As a consequence of the 2004 European Union enlargement, the Justus Lipsius building became too small for the Council of the EU. The Belgian State offered to cede, to the Council, a part of the “Résidence Palace”, next to the Justus Lipsius, to make it its future seat. To this end, in August 2004, the Council launched a European architecture competition in order to renovate and adapt the Residence Palace to its needs.
Swiss architect Michel Polak originally designed the Résidence Palace in the 1920’s. The complex was a collective housing experiment under the form of luxurious service flats located next to the city centre. After World War II, the art deco building was converted into ministerial offices. An extension with a new façade was built in the 1960’s, while the Eastern wing was demolished in the 1980’s. The original façades, the entrance halls and the corridors on the ground floor are today listed as part of the Belgian cultural heritage.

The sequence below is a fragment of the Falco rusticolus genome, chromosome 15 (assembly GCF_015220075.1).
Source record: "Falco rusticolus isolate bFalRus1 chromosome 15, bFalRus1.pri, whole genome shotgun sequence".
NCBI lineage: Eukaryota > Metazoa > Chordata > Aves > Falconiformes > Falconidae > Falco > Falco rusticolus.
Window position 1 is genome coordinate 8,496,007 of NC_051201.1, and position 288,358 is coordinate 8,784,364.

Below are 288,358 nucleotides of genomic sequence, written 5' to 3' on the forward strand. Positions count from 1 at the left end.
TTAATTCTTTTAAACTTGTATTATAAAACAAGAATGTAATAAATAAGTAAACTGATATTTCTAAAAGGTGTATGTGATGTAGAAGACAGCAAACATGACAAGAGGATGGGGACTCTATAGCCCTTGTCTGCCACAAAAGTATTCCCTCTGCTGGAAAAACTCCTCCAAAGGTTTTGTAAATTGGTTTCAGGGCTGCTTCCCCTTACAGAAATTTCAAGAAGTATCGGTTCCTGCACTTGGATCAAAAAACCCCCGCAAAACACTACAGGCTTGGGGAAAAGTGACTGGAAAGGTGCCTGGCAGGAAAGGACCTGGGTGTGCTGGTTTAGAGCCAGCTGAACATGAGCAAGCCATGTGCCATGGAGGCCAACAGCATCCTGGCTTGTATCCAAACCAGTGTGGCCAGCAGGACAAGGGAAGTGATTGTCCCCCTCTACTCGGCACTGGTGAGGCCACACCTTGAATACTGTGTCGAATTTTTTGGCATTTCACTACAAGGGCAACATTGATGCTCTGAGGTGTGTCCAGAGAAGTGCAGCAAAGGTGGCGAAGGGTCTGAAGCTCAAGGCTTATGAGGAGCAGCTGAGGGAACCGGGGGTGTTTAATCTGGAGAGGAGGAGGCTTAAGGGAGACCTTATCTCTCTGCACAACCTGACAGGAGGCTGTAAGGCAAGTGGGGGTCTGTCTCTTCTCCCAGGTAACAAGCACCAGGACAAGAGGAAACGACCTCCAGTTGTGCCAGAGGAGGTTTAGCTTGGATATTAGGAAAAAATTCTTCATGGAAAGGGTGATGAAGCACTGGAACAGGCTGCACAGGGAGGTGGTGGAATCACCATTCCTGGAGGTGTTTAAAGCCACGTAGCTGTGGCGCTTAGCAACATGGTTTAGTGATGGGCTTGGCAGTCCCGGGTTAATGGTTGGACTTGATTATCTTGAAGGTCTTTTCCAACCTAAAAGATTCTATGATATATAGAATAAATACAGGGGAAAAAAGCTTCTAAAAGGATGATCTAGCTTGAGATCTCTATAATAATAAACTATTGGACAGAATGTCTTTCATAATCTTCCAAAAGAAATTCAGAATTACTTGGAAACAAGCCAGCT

As part of the extension and adaptation project, two new facades were built on the North-East side in order to transform the “L” shape of the building into a “cube”. This outer area was converted into a glass atrium covering the principal entrance as well as a lantern-shaped volume containing conference rooms.
In accordance with EU Directives, many old buildings across Europe are changing their window frames for double-glazing. In the context of a sustainable approach, it was decided to restore some of those millions of old window frames and re-use them in this project. The exterior façade is made of re-used oak windows with single glazing from different European countries. It provides the necessary acoustic barrier from the traffic noise and offers a first thermal insulation for the inner space. This new façade is hence a practical and philosophical statement expressing the European diversity of cultures.